WILL YOUR RETIREMENT PLAN BE GOOD ENOUGH?
How much thought have you given to your retirement plan? For many of us, probably not quite enough. Retiring in today’s financial environment requires more planning than it did for generations past. We live in a more complex world, not only financially, but technologically as well. Extended life spans, increased costs of living, and reduced employer benefits, are just a few factors making it more difficult for Americans to secure their futures. A man reaching 65 today can expect to live, on average, until 84.3. A woman turning 65 today can expect to live, on average, until 86.6. Additionally, about one out of every four 65-year-olds will live past 90, and one out of ten 65-year-olds will live past 95.
The good news here is that people are living longer due to healthier life styles, improved diets, and advances in medical technology. The bad news? Longer life expectancies require a reliable income stream to draw from for potentially 30 years or more. Whatever your retirement dream, the last thing you want to worry about is outliving your money. The fact that people are living longer should call for a fundamental shift in the way they plan for their retirement.
Arguably one of the most difficult things to do in both retirement and life, is to project future expenses – especially into your final years of life. Many Americans have a blind spot when it comes to planning for long-term care costs. Long-term care is a range of services and supports you may need to meet your personal care needs. Most long-term care is not medical care, but rather assistance with the basic personal tasks of everyday life, sometimes called Activities of Daily Living (ADLs)2. Forbes reports that the average American underestimates the cost of in-home long-term care by almost 50 percent. Meanwhile, a semi-private room in a nursing home can be as expensive as $82,125 – that means an average American is underestimating long-term care costs by around $40,000! Even if you’ve got a healthy nest egg stashed away for yourself, when illness strikes, many need someone they trust to enact the plan they’ve laid out for themselves.
In addition to planning for long-term care costs in retirement, prospective retirees need to be sure they’re taking measures to maximize their Social Security benefit. Most people’s Social Security benefit acts as the foundation of their retirement plan and is usually capable of supporting the rest of their financial plan. The best way to do this is by understanding how it works and what different options may be available to you. In the past, collecting Social Security was mostly a matter of triggering your benefit. Today, however, this is really only one piece of the puzzle: in order to get the most out of your Social Security benefit you need to file in the right way and at the right time.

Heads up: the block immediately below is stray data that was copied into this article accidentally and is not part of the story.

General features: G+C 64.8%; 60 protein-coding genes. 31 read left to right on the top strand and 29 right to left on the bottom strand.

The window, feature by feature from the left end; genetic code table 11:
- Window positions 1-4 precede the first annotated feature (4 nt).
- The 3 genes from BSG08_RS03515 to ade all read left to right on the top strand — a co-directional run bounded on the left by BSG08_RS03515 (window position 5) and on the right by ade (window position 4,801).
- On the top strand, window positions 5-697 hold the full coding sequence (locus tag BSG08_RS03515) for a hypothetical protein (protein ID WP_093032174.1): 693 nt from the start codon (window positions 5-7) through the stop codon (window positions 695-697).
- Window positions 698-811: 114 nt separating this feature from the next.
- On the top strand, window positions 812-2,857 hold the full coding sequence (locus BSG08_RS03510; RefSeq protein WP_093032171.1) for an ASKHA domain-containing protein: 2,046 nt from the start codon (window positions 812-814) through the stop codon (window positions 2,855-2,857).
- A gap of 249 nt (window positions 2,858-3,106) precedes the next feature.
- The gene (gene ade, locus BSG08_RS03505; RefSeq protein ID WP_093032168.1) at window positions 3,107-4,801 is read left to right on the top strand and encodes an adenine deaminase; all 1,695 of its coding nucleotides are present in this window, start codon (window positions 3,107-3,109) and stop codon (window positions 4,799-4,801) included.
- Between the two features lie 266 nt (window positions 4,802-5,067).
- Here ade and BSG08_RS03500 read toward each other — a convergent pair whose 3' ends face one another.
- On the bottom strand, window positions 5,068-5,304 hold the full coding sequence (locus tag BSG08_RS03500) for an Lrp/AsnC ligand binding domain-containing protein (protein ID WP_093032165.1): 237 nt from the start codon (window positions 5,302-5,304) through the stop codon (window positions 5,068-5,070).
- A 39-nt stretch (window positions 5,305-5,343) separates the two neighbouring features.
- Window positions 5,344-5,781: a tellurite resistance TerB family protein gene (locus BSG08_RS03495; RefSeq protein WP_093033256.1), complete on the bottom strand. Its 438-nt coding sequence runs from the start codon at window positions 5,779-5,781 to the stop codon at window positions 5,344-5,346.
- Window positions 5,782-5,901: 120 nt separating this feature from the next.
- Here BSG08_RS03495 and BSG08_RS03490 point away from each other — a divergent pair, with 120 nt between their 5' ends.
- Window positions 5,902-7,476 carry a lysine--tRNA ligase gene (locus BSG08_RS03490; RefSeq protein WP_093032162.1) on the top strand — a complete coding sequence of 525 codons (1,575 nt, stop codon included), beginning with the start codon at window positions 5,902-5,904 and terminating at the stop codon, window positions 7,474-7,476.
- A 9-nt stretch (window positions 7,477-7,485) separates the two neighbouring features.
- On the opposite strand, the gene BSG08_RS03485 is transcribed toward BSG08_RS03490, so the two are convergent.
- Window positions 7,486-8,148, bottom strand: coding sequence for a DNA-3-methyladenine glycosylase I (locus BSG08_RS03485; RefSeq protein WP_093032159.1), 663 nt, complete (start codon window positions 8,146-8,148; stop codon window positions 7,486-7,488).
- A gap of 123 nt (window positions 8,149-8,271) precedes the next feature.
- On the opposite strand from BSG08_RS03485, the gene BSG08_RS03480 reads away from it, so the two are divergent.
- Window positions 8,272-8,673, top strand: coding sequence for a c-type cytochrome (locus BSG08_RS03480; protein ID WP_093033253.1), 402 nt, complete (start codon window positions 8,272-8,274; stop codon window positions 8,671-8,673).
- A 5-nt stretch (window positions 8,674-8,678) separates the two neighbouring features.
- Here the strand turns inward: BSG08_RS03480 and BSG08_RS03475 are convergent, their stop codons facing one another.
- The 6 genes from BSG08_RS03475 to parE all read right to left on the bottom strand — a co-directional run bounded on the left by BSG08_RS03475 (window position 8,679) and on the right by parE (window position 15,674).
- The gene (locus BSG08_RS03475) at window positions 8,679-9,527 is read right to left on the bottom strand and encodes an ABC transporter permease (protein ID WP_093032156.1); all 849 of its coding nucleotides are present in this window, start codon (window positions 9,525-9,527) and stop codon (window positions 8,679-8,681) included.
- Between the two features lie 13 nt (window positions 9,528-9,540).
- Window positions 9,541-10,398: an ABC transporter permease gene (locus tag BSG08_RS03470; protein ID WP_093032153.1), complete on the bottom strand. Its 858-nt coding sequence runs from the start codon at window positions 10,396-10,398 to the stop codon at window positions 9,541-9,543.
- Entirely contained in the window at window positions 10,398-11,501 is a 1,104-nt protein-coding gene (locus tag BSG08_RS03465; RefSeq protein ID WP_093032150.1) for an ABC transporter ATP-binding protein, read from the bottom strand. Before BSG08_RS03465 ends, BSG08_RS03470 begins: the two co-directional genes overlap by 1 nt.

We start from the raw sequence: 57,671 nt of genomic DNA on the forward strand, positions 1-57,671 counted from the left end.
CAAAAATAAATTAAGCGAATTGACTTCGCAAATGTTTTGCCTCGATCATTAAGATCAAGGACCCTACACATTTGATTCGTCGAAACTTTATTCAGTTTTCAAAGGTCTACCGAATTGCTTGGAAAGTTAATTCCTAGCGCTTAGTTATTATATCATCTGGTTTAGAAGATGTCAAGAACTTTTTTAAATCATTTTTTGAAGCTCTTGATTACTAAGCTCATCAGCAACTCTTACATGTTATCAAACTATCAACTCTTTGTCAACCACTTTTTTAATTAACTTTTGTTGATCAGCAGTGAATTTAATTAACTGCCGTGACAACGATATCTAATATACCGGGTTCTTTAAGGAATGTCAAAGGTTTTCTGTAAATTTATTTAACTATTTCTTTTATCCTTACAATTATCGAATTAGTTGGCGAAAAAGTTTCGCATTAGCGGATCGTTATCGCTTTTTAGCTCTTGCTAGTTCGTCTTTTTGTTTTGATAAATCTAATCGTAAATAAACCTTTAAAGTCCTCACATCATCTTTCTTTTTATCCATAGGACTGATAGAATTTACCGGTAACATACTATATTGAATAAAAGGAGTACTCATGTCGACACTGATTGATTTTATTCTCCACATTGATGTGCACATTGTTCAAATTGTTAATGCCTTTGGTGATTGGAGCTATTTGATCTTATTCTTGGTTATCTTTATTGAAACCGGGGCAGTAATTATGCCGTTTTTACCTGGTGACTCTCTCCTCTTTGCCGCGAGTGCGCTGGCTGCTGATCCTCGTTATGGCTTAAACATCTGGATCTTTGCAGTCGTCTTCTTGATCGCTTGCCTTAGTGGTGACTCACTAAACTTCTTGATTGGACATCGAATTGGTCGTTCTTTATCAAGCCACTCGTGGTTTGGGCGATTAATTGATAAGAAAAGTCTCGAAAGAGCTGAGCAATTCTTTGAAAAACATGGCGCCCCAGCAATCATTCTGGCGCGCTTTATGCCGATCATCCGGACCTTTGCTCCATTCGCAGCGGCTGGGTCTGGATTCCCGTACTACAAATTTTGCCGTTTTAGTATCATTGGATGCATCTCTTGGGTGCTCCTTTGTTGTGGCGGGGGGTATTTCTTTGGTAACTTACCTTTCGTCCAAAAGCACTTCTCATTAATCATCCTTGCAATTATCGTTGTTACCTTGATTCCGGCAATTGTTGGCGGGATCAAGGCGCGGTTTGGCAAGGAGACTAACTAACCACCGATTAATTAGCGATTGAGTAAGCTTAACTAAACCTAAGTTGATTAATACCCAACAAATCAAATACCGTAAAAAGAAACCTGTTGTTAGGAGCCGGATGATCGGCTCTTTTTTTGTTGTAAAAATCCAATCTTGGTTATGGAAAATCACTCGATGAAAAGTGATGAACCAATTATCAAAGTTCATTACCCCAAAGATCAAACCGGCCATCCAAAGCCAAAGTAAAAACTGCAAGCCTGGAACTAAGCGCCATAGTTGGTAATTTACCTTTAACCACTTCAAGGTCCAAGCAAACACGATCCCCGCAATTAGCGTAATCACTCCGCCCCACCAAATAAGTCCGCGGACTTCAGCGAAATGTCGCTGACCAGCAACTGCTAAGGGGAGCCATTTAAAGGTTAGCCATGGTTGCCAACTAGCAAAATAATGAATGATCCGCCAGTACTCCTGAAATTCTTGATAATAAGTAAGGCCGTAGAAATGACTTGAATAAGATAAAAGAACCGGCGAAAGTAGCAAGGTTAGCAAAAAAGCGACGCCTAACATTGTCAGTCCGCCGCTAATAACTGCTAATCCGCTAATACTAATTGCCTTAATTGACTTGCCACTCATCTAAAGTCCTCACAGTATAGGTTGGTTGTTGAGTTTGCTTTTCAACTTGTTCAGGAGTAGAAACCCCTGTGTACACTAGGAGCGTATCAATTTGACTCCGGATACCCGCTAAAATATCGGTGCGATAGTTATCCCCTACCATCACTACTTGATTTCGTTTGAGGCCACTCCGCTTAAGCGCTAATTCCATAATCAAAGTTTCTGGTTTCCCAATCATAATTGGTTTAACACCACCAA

Before you choose to begin receiving payments or selecting the type of benefit you should file for, you should first know how your Social Security benefit will be calculated. The primary insurance amount (PIA), is decided by your earnings history and how many years you worked. It only becomes available to you at your full retirement age (FRA), which is set according to your birth year. It is not necessary to wait until you reach your full retirement age before you begin taking benefits.
You can elect to file for Social Security as early as age 62 or as late as age 70. Delaying when you file for Social Security may have a profound impact not only on your benefit amount but also on the future of your retirement. Many people don’t realize their monthly benefit could have been much higher if they had delayed filing for Social Security, even by a few years. It is extremely important to consult with a financial professional to decide when the right time is for you to claim your Social Security benefit.
Another large piece of the retirement puzzle is your risk tolerance. Your ability to bear risk could potentially impact the income plan you design for your retirement. Consequently, determining your risk tolerance is a critical component of the planning process. Determining the amount of risk that is right for you depends on your specific situation, which means every person’s risk tolerance is unique. Every investor can fall in one of a number of categories, from extremely conservative to extremely risky, although their position will most likely fluctuate throughout their life as their financial needs and goals evolve.
It is important to note that there are many factors to take into consideration when determining if your retirement plan is good enough to meet your needs and goals in retirement. Planning for retirement is not something that you do a few years before you stop working. Rather, it’s a process that may encompass the better part of your life. Throughout our working years, most of us experience major life events such as engagement, marriage, birth of children, purchasing a home, changing jobs and finally retirement. As you trek through this journey, your finances will undoubtedly continue to evolve, but it’s important to keep your retirement vision at the forefront of your mind and never let it out of your sight.